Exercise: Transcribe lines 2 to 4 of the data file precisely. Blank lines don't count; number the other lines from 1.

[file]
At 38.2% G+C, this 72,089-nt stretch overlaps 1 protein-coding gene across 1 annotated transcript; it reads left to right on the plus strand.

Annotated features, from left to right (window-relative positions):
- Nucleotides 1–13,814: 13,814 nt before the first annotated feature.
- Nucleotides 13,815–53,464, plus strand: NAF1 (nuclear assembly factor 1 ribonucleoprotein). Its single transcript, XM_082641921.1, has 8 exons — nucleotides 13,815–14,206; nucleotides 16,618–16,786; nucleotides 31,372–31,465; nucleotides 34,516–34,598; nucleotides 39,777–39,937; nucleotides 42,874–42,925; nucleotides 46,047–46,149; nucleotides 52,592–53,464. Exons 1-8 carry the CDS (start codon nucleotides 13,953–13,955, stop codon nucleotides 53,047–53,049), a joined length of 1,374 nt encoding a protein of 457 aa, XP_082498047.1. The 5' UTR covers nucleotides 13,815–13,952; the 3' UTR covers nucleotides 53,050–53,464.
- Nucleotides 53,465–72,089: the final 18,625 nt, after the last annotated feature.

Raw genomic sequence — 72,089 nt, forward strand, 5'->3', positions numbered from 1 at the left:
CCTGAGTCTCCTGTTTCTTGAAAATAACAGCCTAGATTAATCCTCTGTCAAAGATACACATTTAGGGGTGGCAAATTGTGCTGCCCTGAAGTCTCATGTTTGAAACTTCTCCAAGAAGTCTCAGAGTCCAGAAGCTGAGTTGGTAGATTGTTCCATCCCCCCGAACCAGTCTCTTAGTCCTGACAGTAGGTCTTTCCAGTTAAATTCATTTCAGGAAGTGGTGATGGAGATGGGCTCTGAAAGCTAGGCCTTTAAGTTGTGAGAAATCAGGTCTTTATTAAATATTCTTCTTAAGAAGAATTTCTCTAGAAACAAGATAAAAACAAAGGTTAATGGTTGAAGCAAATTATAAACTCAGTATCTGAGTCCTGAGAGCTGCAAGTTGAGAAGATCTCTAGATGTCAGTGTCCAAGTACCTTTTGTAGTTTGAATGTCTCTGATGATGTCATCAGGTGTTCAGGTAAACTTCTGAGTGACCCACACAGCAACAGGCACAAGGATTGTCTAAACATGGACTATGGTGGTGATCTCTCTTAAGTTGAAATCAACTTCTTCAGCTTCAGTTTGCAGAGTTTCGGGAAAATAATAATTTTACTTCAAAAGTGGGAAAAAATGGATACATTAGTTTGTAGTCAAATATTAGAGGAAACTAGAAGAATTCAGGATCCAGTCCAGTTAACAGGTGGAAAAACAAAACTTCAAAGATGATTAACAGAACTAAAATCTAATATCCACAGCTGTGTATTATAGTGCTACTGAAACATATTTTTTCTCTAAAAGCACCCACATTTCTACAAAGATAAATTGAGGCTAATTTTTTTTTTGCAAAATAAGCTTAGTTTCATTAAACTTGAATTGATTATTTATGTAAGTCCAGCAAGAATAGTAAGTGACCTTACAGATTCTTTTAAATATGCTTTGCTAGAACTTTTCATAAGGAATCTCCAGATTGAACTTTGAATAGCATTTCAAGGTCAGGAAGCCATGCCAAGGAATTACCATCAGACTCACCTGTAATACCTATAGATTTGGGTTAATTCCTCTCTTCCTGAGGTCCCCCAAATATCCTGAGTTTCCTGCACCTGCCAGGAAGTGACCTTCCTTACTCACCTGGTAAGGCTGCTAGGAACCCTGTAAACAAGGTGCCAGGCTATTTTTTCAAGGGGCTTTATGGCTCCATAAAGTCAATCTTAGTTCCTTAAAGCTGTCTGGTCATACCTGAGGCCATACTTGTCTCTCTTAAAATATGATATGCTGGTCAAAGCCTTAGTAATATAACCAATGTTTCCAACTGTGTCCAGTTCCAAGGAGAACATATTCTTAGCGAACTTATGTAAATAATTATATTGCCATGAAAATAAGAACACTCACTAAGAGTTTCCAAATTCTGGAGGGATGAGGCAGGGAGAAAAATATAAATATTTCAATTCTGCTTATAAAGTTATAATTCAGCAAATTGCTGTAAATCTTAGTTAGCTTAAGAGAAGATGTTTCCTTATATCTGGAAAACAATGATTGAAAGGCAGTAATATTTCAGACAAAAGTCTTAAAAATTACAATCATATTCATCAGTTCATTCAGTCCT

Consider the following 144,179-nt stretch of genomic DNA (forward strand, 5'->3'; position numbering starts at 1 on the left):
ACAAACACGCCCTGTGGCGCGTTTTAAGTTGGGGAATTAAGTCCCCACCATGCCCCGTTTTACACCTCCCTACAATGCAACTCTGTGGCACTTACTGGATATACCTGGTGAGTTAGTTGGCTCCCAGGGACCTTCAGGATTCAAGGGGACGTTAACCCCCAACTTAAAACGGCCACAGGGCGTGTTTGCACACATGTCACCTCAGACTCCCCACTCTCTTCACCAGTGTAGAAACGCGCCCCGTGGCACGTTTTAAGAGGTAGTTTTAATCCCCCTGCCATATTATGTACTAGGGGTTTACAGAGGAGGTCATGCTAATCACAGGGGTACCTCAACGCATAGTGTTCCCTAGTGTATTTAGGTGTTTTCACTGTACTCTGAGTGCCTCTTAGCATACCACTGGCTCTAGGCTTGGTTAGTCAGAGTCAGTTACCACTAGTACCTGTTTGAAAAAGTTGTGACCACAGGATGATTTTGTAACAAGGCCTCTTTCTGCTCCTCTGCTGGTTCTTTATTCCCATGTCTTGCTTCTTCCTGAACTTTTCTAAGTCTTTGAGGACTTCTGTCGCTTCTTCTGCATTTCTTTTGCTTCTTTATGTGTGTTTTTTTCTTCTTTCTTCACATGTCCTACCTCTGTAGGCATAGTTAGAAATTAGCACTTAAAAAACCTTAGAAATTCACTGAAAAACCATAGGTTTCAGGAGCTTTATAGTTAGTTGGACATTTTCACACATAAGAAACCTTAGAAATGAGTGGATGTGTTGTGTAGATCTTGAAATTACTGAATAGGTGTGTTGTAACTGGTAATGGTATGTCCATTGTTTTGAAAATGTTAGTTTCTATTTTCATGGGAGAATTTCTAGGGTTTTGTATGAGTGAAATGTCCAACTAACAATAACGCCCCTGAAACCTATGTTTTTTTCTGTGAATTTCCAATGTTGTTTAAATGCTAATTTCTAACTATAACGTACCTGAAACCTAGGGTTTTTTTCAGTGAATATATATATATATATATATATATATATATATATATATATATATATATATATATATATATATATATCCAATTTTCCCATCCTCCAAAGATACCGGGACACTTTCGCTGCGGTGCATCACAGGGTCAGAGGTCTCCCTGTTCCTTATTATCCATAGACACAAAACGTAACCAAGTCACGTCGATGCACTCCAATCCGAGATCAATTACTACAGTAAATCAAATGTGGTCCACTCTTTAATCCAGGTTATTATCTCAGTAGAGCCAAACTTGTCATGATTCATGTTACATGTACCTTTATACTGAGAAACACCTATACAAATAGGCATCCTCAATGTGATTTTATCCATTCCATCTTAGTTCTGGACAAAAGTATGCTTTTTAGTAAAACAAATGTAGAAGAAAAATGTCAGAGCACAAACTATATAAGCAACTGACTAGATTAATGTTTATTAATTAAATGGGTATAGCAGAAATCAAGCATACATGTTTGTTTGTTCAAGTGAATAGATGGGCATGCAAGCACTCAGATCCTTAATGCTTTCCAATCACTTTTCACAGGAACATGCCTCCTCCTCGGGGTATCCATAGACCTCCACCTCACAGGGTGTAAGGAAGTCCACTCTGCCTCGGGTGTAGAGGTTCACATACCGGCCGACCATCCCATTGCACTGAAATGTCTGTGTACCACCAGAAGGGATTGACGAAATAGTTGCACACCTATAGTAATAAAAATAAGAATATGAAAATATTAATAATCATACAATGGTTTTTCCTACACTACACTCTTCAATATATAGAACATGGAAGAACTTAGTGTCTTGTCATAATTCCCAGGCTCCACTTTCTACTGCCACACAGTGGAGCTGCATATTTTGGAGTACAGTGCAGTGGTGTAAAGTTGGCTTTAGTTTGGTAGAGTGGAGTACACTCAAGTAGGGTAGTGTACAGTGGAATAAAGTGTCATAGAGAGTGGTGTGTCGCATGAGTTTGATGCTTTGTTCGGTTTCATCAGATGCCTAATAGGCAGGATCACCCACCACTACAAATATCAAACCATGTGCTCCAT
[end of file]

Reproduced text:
Annotated features, from left to right (window-relative positions):
- Nucleotides 1–13,814: 13,814 nt before the first annotated feature.
- Nucleotides 13,815–53,464, plus strand: NAF1 (nuclear assembly factor 1 ribonucleoprotein). Its single transcript, XM_082641921.1, has 8 exons — nucleotides 13,815–14,206; nucleotides 16,618–16,786; nucleotides 31,372–31,465; nucleotides 34,516–34,598; nucleotides 39,777–39,937; nucleotides 42,874–42,925; nucleotides 46,047–46,149; nucleotides 52,592–53,464. Exons 1-8 carry the CDS (start codon nucleotides 13,953–13,955, stop codon nucleotides 53,047–53,049), a joined length of 1,374 nt encoding a protein of 457 aa, XP_082498047.1. The 5' UTR covers nucleotides 13,815–13,952; the 3' UTR covers nucleotides 53,050–53,464.